Conn. Justice Kicks-Off Black History Month

Serena Piervincenzi, Contributing Writer

On Friday, Feb.1, chief justice of the Conn. state supreme court, Richard A. Robinson, came to speak at Bucknall Theater to kick off Black History Month on the University of New Haven’s campus.  Robinson’s speech focused on his upbringing as a young black American in Stamford, Conn. Born in 1957, he reflected on how far rights for minority citizens has come in his lifetime.

“I always hear people refer to slavery as this ancient thing in the past.” Robinson said. “But that is completely false, I have a photo of my great grandfather, the first person to be born a free man in our family, holding me. If this picture exists then it really was not all that long ago.”

This is the main point justice Robinson focused on in his speech. Though we have come far with civil rights in this country, we cannot allow ourselves to slip and become complacent. Civil rights issues require constant upkeep and attention.

Chief Robinson is the first black chief justice to serve on Connecticut’s supreme court. He was appointed by Gov. Dannel P. Malloy to fill the seat left empty by the retirement of former Chief Justice Chase Rogers.  He was confirmed by the Connecticut General Assembly on Apr. 30, 2018.  Robinson will serve the remainder of Rogers’ term, which expires in 2023.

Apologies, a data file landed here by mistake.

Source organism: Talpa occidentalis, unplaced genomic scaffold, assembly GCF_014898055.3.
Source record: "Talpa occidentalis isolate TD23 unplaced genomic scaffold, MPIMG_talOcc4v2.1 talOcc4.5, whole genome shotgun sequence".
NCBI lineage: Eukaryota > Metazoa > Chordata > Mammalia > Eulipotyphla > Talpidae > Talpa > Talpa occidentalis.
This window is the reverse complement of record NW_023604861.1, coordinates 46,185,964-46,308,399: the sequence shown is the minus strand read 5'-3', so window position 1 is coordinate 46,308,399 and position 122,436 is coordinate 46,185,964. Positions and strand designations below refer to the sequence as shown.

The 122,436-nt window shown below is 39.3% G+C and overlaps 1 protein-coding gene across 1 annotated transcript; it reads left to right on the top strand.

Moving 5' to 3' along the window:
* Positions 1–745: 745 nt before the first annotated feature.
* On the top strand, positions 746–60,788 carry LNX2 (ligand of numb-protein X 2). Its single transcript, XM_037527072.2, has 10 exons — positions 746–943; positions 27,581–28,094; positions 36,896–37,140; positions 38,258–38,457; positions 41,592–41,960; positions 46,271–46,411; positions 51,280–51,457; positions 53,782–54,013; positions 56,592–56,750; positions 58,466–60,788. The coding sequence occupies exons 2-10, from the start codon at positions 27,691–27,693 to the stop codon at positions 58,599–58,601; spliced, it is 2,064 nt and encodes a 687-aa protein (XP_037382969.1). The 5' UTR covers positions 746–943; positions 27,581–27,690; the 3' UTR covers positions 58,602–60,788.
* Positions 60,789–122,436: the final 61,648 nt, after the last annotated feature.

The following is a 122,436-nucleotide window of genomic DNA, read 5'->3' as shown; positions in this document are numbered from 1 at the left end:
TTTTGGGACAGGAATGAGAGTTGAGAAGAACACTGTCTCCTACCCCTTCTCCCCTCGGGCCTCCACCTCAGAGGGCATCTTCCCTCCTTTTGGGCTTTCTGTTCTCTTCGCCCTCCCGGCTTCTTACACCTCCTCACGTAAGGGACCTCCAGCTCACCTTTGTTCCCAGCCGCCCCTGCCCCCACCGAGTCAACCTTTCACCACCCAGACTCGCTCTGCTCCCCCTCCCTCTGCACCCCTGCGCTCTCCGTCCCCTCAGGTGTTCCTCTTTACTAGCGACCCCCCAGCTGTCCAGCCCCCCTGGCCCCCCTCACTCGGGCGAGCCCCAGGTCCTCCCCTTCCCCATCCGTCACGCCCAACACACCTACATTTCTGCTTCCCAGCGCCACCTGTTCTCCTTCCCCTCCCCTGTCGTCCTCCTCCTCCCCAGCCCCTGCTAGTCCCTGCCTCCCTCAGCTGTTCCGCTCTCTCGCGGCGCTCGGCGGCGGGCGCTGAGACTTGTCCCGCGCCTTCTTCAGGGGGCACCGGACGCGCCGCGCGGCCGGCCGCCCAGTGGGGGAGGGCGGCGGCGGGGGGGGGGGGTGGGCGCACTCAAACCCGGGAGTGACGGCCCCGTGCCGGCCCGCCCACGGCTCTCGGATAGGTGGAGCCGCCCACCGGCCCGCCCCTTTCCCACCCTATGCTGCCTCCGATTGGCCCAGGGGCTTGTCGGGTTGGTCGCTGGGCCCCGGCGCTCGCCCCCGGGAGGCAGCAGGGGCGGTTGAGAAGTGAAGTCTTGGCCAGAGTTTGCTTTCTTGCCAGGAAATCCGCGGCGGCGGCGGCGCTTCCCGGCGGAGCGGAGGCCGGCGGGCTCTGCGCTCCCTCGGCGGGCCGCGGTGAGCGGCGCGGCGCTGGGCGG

But, it was a long road to get to the Supreme Court. Robinson reflected on how he was spared from some of the racism of his time growing up in Conn. It was not until he and his family traveled to South Carolina, when he was eight that he began to notice the stark differences between his life in the north, and the lives of his family members in the south.

“I could feel the adults tensing up as we crossed the Mason Dixon Line” Robinson said. “We were warned to keep our heads down and stay inside. My mom would say ‘You don’t want to end up like Emmett Till’.”

Emmett Till was only 14 when he was brutally beaten to death by two white men. They attacked him because of a rape accusation against him that was later revealed to be false. Robinson was born just two and a half years after his death, and gained inspiration from this, thinking that if the world wasn’t going to bring justice to his people, then he would do it himself.

“I was always too opinionated for a young black boy, my family was afraid that this would be the death of me,” said Robinson. “Black people were not supposed to have independent thought, but despite my parents warnings, after Till’s death my opinions only got stronger.”

At a Q&A held after Robinson’s speech in Gehring Hall, Robinson gave advice to students at the university about how to educate themselves on social justice issues, especially in regards to race.

“The best way to do it is to expose yourself to that information” said Robinson. “And where would that information come from? The most direct way is people who lived and experienced it. So make sure you ask those people for their stories. Learning our history is really important.”